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SampleD is a library for the D programming language that implements some clever algorithms for random sampling.

The generic problem is this: suppose we have a collection of N records and want to take a random sample of size n < N, such that any individual record has an equal chance of being picked.

A "simple" way of doing this is just to randomly select records, adding them to the sample if they have not already been selected. This may be acceptable if, for example, we want a tiny sample while having a large number of records, so duplicates are not likely to arise. If the sample is larger, however, this becomes very inefficient as we have to compare each new selection to every one of the already-selected records. Moreover, we have to store the list of already-selected records, which may also be prohibitive for large sample size.

A more tractable method is provided in Knuth (1998), pp. 142--143. Algorithm S sequentially considers each of the N records, randomly deciding for each whether or not it should be added to the sample. However, this algorithm clearly scales with N, which makes for a very inefficient case when we wish to pick a small sample from a very large number of records.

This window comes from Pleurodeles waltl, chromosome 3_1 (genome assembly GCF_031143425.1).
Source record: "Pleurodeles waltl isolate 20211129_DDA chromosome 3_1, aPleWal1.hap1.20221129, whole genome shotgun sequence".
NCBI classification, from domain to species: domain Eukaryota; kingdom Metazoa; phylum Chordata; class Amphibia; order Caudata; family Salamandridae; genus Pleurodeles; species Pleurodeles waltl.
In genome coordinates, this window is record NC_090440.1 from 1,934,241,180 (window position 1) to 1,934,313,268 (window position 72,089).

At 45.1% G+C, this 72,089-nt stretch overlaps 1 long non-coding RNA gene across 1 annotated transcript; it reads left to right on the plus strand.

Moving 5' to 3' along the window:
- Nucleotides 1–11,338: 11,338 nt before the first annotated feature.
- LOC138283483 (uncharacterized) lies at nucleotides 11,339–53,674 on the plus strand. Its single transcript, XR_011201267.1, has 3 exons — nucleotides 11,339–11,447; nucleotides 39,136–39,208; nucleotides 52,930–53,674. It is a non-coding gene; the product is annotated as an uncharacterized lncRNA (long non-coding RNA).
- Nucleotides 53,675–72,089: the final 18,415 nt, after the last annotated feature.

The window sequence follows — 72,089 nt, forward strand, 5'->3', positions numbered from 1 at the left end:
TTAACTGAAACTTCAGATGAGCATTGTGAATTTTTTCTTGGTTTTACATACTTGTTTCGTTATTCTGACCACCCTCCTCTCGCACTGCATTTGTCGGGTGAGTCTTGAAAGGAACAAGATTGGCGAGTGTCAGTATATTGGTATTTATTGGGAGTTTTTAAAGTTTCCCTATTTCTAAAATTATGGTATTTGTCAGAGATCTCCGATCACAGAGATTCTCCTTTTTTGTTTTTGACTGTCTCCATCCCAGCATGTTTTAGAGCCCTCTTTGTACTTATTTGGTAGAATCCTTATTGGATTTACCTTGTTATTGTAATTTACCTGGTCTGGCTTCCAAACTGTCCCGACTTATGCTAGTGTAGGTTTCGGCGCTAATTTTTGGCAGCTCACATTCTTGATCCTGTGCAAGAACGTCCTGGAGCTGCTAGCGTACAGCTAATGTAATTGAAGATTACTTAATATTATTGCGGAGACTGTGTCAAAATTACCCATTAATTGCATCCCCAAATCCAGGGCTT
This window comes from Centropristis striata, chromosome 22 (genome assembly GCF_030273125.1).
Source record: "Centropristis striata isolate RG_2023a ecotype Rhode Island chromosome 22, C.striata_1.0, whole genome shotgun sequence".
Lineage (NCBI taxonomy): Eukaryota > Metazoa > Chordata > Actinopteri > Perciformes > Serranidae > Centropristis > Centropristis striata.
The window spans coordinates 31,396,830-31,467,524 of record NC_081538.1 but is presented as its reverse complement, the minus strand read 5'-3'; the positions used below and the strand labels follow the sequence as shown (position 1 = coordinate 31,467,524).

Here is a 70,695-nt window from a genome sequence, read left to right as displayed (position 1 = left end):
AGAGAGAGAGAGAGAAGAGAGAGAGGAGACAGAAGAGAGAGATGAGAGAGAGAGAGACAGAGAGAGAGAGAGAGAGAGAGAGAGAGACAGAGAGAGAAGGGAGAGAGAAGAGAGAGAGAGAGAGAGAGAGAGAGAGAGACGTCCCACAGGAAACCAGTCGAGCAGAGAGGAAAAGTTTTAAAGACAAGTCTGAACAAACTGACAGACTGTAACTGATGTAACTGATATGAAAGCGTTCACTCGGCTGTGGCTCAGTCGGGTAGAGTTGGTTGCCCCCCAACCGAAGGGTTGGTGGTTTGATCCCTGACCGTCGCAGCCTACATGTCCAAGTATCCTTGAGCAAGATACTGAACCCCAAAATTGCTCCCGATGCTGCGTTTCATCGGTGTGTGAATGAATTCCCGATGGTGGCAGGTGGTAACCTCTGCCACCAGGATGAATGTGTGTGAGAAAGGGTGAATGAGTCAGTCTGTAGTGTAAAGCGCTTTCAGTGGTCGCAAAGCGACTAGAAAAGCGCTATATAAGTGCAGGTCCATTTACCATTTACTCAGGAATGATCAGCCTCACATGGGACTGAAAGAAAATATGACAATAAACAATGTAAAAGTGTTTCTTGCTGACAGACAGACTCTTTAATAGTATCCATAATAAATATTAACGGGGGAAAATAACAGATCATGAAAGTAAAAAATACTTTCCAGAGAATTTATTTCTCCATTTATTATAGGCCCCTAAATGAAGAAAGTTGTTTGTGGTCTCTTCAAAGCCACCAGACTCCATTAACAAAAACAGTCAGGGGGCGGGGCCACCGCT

An alternative, more efficient approach is not to consider each individual record but to "skip" across the sequence of records -- in other words, at each step of the algorithm we randomly generate a number of records to ignore and jump across that number of records, selecting the final record we land on. To do this effectively we need an algorithm that will (i) correctly calculate the skip size, given the number of records remaining, the number of samples still to take, etc.; and (ii) make a minimal number of calls to the random number generator in order to do so.

The challenge was left as an open problem by Knuth and was solved in a pair of papers by Jeffrey Scott Vitter (1984, 1987), whose Algorithms A and D are implemented in the present library. Algorithm A offers an o(N) algorithm that requires only n random variates to be generated, while Algorithm D (which defaults to A in some special cases) reduces the order of the algorithm to n.

References

  • Knuth, D.E. (1998) The Art of Computer Programming [3rd ed.], vol. 2: Seminumerical Algorithms.

  • Vitter, J.S. (1984) Faster methods for random sampling. Commun. ACM 27(7): 703-718.

  • Vitter, J.S. (1987) An efficient algorithm for sequential random sampling. ACM Trans. Math. Sci. 13(1): 58--67.

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